Programme Guide

Elektra is the second opera by Richard Strauss to be performed by chief conductor Kirill Petrenko and the Berliner Philharmoniker at the Easter Festival in Baden-Baden and Berlin. The outstanding cast includes Elza van den Heever and Michaela Schuster, who already contributed to the success of Die Frau ohne Schatten, and the title role will be sung by Nina Stemme, one of the leading highly dramatic sopranos of our time.

Elektra marked the beginning of the unusually productive collaboration between Richard Strauss and Hugo von Hofmannsthal. In this case, however, the text was not an opera libretto, but the play of the same name by the poet. Hofmannsthal’s interest in the writings of Sigmund Freud left its mark on the psychologically heightened adaptation of the ancient tragedy.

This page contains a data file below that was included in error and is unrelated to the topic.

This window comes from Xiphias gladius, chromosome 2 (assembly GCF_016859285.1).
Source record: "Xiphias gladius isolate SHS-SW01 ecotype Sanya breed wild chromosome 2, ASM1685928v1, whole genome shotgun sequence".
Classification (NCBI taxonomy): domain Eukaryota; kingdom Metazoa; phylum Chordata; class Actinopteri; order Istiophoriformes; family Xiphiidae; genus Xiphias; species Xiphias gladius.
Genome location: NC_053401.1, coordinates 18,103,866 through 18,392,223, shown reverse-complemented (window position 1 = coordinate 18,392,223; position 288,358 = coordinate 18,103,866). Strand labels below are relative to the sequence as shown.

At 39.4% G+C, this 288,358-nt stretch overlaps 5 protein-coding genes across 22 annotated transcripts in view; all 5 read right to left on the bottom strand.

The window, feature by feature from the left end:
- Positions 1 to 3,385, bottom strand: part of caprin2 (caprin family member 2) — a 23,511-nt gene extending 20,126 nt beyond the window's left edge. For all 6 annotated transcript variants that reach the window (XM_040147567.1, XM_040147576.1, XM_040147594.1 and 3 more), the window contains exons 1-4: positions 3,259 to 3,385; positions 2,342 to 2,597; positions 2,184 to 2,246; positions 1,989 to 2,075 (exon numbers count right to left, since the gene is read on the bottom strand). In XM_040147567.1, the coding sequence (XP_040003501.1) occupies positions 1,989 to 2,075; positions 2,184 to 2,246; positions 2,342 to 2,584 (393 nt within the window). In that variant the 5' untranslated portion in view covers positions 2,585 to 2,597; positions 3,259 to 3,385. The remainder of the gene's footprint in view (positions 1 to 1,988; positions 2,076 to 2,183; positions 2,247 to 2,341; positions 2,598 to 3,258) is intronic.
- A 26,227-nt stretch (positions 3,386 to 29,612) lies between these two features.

So what happens in the opera? After Klytaemnestra murders her husband Agamemnon with her lover Aegisth, her daughter Elektra’s desire for revenge becomes her only purpose in life. Her brother Orest, who was thought to be dead and has returned from exile, finally kills his mother and Aegisth – and the triumphant Elektra dances herself to death. The ancient power of the original inspired Strauss to write his most ambitious music to date, as he said himself. In Elektra, he “went to the uttermost limits of harmony and psychic polyphony”.  Following the cautiously received Dresden premiere in January 1909, Elektra went on to enjoy the phenomenal success in the international music world that it continues to have to this day. However, for his next opera Der Rosenkavalier, Strauss turned to a comedic subject and a less radical musical language.

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